Guardian availability in children evaluated in the emergency department for blunt head trauma

Research output: Contribution to journalArticle

7 Scopus citations

Abstract

Background: Enrolling children in research studies in the emergency department (ED) is typically dependent on the presence of a guardian to provide written informed consent. Objectives: The objectives were to determine the rate of guardian availability during the initial ED evaluation of children with nontrivial blunt head trauma, to identify the reasons why a guardian is unavailable, and to compare clinical factors in patients with and without a guardian present during initial ED evaluation. Methods: This was a prospective study of children (<18 years of age) presenting to a single Level 1 trauma center after nontrivial blunt head trauma over a 10-month period. Physicians documented patient history and physical examination findings onto a structured data form after initial evaluation. The data form contained data points regarding the presence or absence of the patient's guardian during the initial ED evaluation. For those children for whom the guardian was not available during the initial ED evaluation, the physicians completing the data forms documented the reasons for the absence. Results: The authors enrolled 602 patients, of whom 271 (45%, 95% confidence interval [CI] = 41% to 49%) did not have a guardian available during the initial ED evaluation. In these 271 patients, 261 had reasons documented for lack of guardian availability, 43 of whom had multiple reasons. The most common of these was that the guardian did not ride in the ambulance (51%). Those patients without a guardian available were more likely to be older (mean age, 11.4 years vs. 7.6 years; p < 0.001), be victims of a motor vehicle collision (MVC; 130?268 [49%] vs. 35?328 [11%]; p < 0.001), have a Glasgow Coma Scale (GCS) score <14 (21?269 [7.8%] vs. 11?331 [3.3%]; p = 0.02), and undergo cranial computed tomography (CT) scanning (224?271 [83%] vs. 213?331 [64%]; p < 0.001). Multivariate analysis identified similar independent risk factors for lack of guardian presence. Conclusions: Nearly one-half of children with nontrivial blunt head trauma evaluated in the ED may not have a guardian available during their initial ED evaluation. Patients whose guardians are not available at the time of initial ED evaluation are older and have more severe mechanisms of injury and more serious head trauma. ED research studies of pediatric trauma patients that require written informed consent from a guardian at the time of initial ED evaluation and treatment may have difficulty enrolling targeted sample size numbers and will likely be limited by enrollment bias.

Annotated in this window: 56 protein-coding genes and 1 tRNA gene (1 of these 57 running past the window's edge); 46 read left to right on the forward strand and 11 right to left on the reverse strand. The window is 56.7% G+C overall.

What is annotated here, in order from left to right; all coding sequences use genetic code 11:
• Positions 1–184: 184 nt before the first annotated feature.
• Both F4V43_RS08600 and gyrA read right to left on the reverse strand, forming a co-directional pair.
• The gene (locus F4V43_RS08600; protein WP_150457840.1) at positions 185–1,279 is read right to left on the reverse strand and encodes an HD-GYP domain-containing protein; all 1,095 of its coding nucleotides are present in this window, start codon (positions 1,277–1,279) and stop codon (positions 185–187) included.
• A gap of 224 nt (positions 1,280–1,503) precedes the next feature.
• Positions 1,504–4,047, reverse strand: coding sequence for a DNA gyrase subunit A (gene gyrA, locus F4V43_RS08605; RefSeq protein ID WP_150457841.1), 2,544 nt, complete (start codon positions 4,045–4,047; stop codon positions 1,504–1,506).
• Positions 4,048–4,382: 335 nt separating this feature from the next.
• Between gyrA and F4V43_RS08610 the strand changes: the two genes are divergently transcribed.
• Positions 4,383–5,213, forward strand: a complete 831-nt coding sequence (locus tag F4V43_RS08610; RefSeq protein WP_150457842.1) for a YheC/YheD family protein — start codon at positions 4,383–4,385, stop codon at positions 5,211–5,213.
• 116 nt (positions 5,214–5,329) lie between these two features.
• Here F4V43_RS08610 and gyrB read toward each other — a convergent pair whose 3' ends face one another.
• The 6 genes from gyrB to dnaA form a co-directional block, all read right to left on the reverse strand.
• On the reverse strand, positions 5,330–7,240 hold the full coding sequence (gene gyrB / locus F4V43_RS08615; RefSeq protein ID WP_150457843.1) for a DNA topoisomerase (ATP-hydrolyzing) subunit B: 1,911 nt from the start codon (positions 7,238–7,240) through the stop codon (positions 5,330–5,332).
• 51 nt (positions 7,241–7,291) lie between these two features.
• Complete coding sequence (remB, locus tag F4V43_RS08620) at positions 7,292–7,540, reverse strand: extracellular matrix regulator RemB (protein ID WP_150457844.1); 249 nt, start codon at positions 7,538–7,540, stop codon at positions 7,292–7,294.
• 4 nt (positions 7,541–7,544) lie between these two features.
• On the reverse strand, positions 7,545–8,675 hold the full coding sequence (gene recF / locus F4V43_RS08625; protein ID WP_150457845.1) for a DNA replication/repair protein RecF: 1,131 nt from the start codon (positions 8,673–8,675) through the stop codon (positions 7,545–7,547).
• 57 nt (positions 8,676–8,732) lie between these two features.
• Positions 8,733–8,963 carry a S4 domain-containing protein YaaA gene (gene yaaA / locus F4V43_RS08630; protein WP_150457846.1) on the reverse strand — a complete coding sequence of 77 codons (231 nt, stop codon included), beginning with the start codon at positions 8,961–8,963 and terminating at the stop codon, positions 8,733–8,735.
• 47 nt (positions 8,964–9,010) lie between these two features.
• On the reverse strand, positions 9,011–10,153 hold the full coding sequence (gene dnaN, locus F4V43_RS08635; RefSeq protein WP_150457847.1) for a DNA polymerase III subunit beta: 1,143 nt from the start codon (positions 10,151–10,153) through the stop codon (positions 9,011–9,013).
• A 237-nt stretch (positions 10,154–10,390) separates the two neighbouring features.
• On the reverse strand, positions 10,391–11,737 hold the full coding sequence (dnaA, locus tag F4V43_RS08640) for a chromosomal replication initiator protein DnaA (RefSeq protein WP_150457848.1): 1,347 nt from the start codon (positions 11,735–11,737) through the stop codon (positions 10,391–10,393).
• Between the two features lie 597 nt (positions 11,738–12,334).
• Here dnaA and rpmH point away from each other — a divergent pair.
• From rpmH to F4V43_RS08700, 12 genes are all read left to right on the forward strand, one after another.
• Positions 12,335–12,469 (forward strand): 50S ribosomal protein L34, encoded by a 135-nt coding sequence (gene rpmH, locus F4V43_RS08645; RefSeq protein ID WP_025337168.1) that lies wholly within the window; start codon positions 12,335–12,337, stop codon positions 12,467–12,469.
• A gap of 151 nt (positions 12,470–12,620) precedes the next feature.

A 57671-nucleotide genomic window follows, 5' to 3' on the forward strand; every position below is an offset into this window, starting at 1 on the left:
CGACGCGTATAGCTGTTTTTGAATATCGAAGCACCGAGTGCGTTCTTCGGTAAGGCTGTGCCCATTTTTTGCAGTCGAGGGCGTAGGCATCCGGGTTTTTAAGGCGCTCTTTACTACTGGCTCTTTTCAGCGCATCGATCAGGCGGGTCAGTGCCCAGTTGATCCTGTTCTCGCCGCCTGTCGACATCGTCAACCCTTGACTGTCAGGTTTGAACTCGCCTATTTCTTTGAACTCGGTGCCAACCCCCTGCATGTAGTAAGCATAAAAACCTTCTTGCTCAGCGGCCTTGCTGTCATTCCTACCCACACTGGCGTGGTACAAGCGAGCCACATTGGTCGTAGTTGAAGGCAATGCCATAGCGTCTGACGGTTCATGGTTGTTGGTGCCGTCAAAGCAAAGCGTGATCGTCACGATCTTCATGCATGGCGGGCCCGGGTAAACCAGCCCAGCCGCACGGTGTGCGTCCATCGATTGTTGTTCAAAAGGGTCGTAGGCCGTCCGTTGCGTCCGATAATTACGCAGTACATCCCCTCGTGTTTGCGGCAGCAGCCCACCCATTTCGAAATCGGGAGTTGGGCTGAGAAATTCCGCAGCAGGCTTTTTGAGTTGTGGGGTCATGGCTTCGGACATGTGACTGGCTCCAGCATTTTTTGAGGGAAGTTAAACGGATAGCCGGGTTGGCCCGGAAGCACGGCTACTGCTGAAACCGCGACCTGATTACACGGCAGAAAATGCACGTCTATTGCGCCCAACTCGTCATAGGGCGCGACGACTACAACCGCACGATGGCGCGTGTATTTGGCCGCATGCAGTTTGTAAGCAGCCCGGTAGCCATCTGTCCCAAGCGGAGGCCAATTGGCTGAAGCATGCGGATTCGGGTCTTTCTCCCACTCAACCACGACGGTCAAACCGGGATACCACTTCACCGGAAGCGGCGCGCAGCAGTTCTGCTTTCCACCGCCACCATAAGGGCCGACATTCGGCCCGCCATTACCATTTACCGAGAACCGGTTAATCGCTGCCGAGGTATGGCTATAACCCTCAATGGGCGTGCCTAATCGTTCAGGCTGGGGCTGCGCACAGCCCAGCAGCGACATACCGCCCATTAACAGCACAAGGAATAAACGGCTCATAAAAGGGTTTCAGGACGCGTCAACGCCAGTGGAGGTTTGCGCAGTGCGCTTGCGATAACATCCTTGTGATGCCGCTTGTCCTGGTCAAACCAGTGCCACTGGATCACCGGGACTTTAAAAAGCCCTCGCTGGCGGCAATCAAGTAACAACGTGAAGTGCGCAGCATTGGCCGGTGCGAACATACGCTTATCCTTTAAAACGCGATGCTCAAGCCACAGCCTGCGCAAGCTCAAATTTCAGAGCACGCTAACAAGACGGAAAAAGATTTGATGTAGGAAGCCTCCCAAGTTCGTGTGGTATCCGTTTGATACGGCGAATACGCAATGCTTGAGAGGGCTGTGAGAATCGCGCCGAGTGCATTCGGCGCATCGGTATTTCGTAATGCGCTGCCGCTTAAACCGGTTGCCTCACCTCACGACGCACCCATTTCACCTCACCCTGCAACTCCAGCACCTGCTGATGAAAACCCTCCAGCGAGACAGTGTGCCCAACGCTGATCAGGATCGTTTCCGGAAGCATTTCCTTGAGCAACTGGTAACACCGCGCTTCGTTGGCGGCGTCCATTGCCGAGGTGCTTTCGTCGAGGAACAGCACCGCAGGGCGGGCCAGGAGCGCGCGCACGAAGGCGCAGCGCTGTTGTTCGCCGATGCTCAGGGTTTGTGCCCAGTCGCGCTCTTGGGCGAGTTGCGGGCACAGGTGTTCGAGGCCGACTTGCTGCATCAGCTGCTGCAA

Original languageEnglish (US)
Pages (from-to)15-20
Number of pages6
JournalAcademic Emergency Medicine
Volume16
Issue number1
DOIs
StatePublished - Jan 2009

Keywords

  • Guardian availability
  • Institutional review board
  • IRB
  • Pediatric trauma

ASJC Scopus subject areas

  • Emergency Medicine

Fingerprint Dive into the research topics of 'Guardian availability in children evaluated in the emergency department for blunt head trauma'. Together they form a unique fingerprint.

  • Cite this